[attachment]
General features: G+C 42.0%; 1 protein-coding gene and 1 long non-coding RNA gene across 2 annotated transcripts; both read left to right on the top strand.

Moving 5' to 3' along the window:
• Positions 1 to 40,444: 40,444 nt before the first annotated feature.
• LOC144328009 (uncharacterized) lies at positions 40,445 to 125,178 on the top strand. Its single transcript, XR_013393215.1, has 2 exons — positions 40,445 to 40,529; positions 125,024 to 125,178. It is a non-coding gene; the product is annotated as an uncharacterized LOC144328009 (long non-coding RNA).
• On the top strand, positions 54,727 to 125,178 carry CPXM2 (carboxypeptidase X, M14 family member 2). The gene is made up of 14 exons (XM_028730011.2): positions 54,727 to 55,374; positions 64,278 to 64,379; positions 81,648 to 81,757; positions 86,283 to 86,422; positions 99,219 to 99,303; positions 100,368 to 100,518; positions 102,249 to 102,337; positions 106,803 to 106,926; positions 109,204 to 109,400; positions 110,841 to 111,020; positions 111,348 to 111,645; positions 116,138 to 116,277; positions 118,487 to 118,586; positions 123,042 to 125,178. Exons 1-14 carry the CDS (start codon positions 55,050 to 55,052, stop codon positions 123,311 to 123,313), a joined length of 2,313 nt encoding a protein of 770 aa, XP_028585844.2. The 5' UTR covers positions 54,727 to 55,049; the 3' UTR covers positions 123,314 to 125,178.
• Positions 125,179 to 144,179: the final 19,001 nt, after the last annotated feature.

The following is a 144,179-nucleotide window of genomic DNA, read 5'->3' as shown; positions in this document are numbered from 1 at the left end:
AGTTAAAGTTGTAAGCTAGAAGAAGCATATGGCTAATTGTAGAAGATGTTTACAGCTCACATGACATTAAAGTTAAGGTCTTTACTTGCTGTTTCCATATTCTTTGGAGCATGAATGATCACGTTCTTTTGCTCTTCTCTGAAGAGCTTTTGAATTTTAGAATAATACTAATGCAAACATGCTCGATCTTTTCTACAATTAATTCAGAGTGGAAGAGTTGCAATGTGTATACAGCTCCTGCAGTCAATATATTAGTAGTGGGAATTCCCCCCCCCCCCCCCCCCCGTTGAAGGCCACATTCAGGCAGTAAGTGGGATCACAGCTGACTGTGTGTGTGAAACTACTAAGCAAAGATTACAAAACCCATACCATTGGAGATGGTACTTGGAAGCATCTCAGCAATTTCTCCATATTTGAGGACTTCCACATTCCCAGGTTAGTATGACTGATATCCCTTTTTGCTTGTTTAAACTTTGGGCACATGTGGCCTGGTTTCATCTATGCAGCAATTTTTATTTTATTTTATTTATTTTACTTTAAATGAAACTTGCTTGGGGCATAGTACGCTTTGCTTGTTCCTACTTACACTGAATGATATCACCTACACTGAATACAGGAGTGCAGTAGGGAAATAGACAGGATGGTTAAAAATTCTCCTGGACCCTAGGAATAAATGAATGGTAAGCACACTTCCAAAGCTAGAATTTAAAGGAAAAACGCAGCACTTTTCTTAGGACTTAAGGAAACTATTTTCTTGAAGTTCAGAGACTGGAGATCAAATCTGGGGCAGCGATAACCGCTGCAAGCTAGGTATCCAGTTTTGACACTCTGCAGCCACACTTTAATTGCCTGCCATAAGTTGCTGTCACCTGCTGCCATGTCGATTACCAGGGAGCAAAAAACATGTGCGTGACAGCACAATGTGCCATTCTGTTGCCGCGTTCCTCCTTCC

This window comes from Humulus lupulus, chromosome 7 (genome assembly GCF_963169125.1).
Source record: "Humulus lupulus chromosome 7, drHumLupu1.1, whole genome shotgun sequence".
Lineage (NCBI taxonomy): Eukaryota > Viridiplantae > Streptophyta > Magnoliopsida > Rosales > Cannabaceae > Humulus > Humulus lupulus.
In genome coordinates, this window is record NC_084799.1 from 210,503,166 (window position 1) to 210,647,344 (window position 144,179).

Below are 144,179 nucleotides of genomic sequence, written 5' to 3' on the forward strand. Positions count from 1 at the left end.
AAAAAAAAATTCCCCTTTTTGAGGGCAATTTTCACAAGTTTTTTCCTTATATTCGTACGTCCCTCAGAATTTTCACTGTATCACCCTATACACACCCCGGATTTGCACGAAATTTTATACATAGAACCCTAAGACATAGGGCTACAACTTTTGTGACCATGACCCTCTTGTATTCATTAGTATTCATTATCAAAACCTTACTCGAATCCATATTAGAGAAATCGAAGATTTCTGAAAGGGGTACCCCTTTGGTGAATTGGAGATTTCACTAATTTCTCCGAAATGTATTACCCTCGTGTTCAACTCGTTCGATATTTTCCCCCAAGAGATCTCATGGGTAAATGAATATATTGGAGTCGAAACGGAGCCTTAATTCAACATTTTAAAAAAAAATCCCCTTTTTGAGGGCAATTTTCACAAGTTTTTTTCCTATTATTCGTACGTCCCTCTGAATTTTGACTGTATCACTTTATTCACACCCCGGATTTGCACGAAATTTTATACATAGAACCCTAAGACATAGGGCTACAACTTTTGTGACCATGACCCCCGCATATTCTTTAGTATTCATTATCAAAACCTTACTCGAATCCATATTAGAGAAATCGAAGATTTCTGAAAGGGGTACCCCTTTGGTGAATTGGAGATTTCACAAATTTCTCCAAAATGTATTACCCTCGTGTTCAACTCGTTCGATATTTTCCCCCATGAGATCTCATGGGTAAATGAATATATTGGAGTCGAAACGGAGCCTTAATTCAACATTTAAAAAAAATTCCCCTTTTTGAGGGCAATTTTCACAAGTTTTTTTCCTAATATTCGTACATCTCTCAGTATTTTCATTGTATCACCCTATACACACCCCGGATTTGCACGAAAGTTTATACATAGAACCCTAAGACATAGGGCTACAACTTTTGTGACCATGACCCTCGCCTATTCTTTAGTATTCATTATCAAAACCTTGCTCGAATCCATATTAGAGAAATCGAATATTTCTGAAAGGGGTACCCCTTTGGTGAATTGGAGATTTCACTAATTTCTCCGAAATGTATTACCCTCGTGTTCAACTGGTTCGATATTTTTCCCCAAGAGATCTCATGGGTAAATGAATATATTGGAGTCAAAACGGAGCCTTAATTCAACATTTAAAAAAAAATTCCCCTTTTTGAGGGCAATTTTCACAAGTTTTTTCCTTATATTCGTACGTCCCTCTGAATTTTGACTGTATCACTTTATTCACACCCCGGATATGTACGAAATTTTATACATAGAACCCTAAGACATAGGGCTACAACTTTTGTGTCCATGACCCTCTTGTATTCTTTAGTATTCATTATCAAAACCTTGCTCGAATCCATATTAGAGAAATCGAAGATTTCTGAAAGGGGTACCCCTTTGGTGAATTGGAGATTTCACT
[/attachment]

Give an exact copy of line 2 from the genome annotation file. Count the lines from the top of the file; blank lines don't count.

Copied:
Moving 5' to 3' along the window: